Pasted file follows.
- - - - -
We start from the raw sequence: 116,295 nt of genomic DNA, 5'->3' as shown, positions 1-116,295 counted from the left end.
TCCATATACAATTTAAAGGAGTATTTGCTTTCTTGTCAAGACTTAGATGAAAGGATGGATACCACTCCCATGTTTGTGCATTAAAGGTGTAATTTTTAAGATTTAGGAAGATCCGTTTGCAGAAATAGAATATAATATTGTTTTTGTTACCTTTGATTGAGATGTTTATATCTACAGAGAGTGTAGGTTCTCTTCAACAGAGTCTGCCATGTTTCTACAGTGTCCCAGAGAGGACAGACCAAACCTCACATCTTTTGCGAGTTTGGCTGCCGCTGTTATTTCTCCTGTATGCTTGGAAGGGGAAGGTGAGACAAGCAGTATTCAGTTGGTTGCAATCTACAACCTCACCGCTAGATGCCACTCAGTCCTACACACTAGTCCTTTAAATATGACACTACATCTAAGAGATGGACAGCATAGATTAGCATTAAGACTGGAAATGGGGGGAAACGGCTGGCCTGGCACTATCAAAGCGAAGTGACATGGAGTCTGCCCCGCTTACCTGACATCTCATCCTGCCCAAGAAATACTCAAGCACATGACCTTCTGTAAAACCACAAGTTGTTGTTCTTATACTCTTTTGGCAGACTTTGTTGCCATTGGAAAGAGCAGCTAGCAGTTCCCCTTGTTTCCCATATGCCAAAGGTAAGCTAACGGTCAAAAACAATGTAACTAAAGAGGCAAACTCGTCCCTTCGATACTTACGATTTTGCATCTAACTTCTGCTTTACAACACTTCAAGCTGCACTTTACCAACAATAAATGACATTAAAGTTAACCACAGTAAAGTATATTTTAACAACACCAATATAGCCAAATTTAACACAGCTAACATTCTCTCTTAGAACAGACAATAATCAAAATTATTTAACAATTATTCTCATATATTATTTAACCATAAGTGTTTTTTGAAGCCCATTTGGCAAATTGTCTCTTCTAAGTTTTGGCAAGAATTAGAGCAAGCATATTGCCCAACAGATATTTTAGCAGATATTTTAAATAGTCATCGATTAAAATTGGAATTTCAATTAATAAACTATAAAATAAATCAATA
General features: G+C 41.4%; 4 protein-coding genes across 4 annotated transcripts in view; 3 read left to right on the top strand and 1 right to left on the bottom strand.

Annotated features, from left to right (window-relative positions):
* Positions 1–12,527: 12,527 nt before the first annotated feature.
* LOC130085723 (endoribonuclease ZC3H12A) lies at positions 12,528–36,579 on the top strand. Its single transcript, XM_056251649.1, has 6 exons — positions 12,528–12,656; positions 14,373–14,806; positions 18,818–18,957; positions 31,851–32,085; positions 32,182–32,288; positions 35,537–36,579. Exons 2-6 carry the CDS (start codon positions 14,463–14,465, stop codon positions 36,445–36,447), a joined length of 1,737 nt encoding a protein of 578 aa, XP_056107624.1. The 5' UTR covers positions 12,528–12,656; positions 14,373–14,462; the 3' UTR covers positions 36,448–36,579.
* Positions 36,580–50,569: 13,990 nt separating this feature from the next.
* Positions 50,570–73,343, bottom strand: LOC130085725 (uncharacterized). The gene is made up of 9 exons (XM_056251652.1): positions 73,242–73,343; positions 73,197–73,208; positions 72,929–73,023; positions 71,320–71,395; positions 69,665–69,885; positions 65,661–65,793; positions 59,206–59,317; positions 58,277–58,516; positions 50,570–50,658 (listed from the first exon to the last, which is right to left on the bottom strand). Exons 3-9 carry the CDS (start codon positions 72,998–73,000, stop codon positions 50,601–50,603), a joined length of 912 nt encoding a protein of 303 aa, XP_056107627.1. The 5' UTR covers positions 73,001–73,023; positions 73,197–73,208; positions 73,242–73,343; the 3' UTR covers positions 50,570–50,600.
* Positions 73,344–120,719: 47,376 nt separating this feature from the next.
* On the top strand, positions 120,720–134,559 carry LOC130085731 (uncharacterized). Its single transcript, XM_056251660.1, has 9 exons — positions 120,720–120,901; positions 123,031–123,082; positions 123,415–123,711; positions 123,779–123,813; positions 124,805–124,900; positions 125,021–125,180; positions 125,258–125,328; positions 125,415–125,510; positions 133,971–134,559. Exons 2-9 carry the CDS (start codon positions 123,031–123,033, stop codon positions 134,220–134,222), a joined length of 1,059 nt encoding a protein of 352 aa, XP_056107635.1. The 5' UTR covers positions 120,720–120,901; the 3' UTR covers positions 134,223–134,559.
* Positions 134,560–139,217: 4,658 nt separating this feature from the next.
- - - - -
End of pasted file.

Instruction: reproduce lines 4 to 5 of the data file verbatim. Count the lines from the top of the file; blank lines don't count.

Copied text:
Annotated features, from left to right (window-relative positions):
* Positions 1–12,527: 12,527 nt before the first annotated feature.